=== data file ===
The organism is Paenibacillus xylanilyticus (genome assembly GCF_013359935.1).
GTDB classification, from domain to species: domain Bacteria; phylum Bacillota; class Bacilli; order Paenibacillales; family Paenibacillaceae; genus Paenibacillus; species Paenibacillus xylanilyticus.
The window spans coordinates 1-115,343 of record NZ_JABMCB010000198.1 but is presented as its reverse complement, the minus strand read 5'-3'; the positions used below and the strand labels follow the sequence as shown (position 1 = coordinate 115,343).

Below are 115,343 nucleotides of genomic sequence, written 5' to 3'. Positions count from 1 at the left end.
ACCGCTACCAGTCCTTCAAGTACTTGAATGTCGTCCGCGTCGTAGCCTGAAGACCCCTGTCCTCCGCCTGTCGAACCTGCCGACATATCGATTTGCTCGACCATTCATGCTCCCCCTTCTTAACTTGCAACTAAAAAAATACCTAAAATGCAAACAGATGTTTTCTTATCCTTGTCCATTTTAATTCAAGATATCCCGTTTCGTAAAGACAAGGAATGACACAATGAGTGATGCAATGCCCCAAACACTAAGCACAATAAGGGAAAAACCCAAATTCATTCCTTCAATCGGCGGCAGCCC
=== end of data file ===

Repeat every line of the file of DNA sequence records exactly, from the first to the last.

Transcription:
The organism is Paenibacillus xylanilyticus (genome assembly GCF_013359935.1).
GTDB classification, from domain to species: domain Bacteria; phylum Bacillota; class Bacilli; order Paenibacillales; family Paenibacillaceae; genus Paenibacillus; species Paenibacillus xylanilyticus.
The window spans coordinates 1-115,343 of record NZ_JABMCB010000198.1 but is presented as its reverse complement, the minus strand read 5'-3'; the positions used below and the strand labels follow the sequence as shown (position 1 = coordinate 115,343).

Below are 115,343 nucleotides of genomic sequence, written 5' to 3'. Positions count from 1 at the left end.
ACCGCTACCAGTCCTTCAAGTACTTGAATGTCGTCCGCGTCGTAGCCTGAAGACCCCTGTCCTCCGCCTGTCGAACCTGCCGACATATCGATTTGCTCGACCATTCATGCTCCCCCTTCTTAACTTGCAACTAAAAAAATACCTAAAATGCAAACAGATGTTTTCTTATCCTTGTCCATTTTAATTCAAGATATCCCGTTTCGTAAAGACAAGGAATGACACAATGAGTGATGCAATGCCCCAAACACTAAGCACAATAAGGGAAAAACCCAAATTCATTCCTTCAATCGGCGGCAGCCC